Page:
Vocation Convention Draws More Than 1,000

UCANEWS, May 13 — Approximately 1,000 students attended the first vocation convention offered by the Archiocese of Lahore in Pakistan, the Catholic news service reported.

About 30 religious congregations, representing almost all congregations in the archdiocese, participated in the May 6 vocation exhibition. The local chapter of the Serra Club, a worldwide lay organization that promotes priestly and religious vocations, organized the program.

Club President Nelson Francis said the goal was “to inspire Christian youth for the service of God” as well as “to give them an opportunity to choose their direction for divine work, whether it be as a priest, a nun, a social worker or some other job.”

Father Emmanuel Asi, director of the Theological Institute for Laity, affirmed the need for priests. He pointed out that while the number of Catholic churches in Pakistan has been increasing, the number of priests has remained more or less the same, at 300, since 1971.

“It is a very crucial time for the Catholic Church in Pakistan ... to have more priests,” he said. “[A vocation to the priesthood] does not depend upon one’s abilities but is a grace of God who looks at the inner person.”

Bible Banned in Australian Hospitals

THE SUNDAY MAIL, May 14 — Almost all of Melbourne’s hospitals have removed Bibles from their rooms, saying it was out of concern of offending non-Christians, the Australian newspaper reported.

Hospitals that have removed Bibles include the Royal Melbourne, Royal Children’s, Austin, The Alfred, Monash Medical Center, Box Hill, Maroondah, Dandenong and Casey. Several schools also no longer hand out free Bibles.

Rod Jackson-Smith, spokesman for Royal Melbourne, said the Bible was not banned, but said: “We don’t [have Bibles in each room] any more. Because we have so many people from different religious backgrounds it is considered inappropriate. It is also an infection control measure.”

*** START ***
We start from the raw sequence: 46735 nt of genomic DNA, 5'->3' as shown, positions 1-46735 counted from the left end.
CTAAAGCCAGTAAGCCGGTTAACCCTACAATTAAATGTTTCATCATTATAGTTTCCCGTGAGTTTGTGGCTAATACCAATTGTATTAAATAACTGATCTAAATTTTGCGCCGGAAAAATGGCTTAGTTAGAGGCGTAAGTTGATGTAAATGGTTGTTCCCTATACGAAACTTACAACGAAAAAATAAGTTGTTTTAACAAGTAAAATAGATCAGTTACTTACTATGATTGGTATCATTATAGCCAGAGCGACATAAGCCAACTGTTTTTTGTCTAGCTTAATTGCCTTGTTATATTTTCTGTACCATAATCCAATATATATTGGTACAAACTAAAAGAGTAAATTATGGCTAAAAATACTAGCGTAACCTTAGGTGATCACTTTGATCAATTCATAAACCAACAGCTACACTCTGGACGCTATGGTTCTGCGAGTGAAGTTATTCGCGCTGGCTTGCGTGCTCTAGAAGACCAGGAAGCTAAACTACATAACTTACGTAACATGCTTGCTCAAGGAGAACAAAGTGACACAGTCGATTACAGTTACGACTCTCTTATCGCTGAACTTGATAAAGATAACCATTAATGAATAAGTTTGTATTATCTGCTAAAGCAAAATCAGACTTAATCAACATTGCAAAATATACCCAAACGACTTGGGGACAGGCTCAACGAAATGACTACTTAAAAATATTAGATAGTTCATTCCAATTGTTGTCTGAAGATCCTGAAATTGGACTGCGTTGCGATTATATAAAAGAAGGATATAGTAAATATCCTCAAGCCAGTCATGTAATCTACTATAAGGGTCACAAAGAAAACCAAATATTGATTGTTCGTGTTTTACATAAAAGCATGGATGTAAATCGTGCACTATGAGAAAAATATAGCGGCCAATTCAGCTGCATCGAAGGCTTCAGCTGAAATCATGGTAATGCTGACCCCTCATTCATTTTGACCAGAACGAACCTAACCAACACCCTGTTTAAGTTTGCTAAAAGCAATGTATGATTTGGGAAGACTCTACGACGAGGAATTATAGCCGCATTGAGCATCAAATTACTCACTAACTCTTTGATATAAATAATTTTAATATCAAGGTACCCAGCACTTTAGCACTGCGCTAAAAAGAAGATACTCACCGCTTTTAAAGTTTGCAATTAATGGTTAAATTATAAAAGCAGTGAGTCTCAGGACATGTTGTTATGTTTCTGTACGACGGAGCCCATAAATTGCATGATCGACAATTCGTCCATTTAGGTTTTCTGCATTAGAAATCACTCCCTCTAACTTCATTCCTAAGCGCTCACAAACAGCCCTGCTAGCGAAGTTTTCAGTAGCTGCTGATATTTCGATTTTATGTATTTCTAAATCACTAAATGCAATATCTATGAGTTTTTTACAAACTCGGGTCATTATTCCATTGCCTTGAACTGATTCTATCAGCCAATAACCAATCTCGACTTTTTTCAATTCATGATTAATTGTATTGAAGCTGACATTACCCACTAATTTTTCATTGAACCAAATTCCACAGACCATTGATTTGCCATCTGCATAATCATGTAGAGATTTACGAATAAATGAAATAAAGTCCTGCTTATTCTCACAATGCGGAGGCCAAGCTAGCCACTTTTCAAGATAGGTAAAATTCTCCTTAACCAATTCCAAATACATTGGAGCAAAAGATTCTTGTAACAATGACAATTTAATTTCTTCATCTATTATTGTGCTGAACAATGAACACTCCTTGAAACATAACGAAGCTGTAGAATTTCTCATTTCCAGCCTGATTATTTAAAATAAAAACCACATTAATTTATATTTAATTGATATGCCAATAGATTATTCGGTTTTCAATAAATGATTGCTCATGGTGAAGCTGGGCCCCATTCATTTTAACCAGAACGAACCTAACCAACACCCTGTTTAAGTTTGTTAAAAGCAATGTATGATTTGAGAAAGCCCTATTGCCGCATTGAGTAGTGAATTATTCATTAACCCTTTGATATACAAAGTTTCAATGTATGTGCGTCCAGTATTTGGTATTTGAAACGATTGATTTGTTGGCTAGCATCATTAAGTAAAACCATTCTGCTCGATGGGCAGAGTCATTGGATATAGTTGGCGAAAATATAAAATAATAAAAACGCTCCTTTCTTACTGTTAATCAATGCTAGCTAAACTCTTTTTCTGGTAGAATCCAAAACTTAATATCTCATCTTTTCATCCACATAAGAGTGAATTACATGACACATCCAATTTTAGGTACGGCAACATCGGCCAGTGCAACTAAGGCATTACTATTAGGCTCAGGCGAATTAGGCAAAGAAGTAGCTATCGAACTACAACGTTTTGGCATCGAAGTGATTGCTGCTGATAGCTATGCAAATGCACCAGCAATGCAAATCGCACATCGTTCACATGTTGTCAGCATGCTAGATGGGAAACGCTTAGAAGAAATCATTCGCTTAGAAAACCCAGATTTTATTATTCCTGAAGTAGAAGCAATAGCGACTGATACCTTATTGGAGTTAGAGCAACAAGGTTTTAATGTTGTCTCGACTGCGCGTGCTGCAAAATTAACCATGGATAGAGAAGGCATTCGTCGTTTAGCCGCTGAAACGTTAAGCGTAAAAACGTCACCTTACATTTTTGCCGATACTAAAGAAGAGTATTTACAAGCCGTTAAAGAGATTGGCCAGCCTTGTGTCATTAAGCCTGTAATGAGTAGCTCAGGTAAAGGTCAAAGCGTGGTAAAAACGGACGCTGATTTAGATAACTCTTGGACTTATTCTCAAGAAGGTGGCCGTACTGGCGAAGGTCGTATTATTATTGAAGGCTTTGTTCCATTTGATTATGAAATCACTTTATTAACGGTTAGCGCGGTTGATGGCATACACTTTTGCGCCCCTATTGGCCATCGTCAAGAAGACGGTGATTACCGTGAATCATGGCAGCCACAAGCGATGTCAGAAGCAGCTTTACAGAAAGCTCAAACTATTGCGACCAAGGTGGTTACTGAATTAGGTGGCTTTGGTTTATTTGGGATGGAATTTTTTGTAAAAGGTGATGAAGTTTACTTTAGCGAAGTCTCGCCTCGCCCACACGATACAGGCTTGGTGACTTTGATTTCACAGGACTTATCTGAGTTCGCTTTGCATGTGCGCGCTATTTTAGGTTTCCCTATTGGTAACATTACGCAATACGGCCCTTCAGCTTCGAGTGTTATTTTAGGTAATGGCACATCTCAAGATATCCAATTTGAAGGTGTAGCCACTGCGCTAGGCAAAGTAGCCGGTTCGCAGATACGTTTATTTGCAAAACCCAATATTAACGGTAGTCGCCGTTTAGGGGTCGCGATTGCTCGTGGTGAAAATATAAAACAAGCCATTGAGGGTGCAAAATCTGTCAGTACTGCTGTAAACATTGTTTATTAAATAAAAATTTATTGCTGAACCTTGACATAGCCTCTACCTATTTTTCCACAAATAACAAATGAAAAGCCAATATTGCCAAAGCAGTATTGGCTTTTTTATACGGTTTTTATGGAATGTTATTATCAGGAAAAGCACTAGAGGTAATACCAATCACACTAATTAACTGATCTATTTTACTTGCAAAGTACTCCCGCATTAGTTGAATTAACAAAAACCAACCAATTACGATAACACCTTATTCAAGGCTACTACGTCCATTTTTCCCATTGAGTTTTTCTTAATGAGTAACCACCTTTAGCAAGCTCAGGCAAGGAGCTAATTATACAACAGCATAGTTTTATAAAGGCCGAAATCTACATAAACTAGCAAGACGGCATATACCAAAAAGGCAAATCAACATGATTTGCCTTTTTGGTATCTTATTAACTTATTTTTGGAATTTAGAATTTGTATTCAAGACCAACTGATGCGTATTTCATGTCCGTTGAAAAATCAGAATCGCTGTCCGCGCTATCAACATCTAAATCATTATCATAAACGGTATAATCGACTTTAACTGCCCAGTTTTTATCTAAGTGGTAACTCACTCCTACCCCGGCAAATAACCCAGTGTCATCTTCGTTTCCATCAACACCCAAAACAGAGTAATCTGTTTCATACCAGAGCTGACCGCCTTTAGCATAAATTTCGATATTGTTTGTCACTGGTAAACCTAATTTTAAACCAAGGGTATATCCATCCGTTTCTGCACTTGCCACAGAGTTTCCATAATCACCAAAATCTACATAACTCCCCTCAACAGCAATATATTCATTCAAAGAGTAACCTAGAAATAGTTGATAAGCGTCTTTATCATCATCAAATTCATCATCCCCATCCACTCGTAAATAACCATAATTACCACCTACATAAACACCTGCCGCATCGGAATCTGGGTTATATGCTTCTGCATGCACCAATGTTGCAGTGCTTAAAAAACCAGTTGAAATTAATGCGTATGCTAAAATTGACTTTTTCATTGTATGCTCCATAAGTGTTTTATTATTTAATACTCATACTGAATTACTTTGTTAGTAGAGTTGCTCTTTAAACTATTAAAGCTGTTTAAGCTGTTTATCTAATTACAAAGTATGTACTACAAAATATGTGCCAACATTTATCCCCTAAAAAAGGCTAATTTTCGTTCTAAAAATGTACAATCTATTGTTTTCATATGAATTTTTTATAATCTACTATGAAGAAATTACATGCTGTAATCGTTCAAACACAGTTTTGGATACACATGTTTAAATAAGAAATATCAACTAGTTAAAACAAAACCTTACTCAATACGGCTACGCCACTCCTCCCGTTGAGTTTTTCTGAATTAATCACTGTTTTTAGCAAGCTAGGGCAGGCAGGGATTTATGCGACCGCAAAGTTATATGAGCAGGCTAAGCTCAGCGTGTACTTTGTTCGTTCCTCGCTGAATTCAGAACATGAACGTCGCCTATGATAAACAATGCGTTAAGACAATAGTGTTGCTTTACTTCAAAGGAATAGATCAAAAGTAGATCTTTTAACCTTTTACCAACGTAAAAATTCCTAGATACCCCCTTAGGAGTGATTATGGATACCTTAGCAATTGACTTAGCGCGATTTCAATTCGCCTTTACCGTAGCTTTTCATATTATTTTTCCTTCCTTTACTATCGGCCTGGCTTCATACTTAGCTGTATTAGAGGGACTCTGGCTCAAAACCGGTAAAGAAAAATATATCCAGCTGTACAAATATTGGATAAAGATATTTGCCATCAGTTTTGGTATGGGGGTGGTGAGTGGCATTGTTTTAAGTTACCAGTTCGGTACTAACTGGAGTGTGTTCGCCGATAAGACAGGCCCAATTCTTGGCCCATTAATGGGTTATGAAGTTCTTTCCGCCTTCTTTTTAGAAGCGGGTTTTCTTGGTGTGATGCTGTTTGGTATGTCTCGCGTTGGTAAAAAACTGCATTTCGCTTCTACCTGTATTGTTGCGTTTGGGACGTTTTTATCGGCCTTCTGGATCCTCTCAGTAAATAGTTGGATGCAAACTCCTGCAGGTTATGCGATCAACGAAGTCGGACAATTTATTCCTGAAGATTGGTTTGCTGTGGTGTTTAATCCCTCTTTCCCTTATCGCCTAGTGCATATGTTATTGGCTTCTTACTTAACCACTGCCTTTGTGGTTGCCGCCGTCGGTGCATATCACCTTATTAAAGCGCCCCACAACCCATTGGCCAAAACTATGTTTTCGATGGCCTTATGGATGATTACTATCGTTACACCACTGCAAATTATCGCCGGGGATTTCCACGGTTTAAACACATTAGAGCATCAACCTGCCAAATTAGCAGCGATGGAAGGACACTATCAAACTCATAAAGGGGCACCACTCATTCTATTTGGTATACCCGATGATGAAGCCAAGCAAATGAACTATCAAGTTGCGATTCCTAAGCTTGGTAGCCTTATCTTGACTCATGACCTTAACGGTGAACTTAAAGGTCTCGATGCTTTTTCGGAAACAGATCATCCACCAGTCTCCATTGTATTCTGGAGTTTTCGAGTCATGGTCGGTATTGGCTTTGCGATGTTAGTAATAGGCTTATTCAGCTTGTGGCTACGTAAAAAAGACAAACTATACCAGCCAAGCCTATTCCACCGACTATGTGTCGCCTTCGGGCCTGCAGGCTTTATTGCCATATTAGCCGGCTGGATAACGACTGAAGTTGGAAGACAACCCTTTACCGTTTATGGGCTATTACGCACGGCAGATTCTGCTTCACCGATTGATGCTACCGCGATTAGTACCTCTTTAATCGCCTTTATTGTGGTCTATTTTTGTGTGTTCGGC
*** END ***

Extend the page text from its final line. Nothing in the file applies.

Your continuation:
The Gideons International Australia, which gives free Bibles to hospitals, schools and motels, has blamed it on political correctness. A Church spokesman said the argument that Bibles could offend non-Christians was “silly.” Bishop Christopher Prowse, auxiliary bishop for the Archdiocese of Melbourne, said, “To say that other faiths might be offended if a Bible is there is nonsense.”

Church Reclaims Sacred Words

GLOBE AND MAIL, May 15 — In order to reclaim the sacred from the profane, Montreal’s churches are trying to take back the tabernacle and the chalice, reminding Quebeckers that the common French-language cuss words are still sacred objects to the Church, the Montreal daily reported.

The churches recently launched a publicity campaign to teach the true meaning of words that roll so easily off the tongues of many francophones when they stub a toe or strike a thumb with a hammer. Several Montreal churches were festooned with gigantic black posters with the names of religious objects in blood-red letters and the true definition in smaller white type. “Tabernacle!” shouted one example. “Small cupboard locked by key in the middle of the altar containing the ciborium.” Another explained that ciboire (ciborium, in English) is a container that holds the hosts for Communion. Both words, along with calisse (chalice), sacristie (sacristy) and sacrement (sacrament) have also become curses in popular Quebecois French.

“There are a lot of people in our society who don’t even know what these words mean anymore,” said Jean Boyer, a Montreal priest who was visiting Notre Dame Basilica May 14. “We’re hoping once the shock passes, people will think more about the true meaning of the words. There are many young people who don’t even know that in old times this was blasphemy.”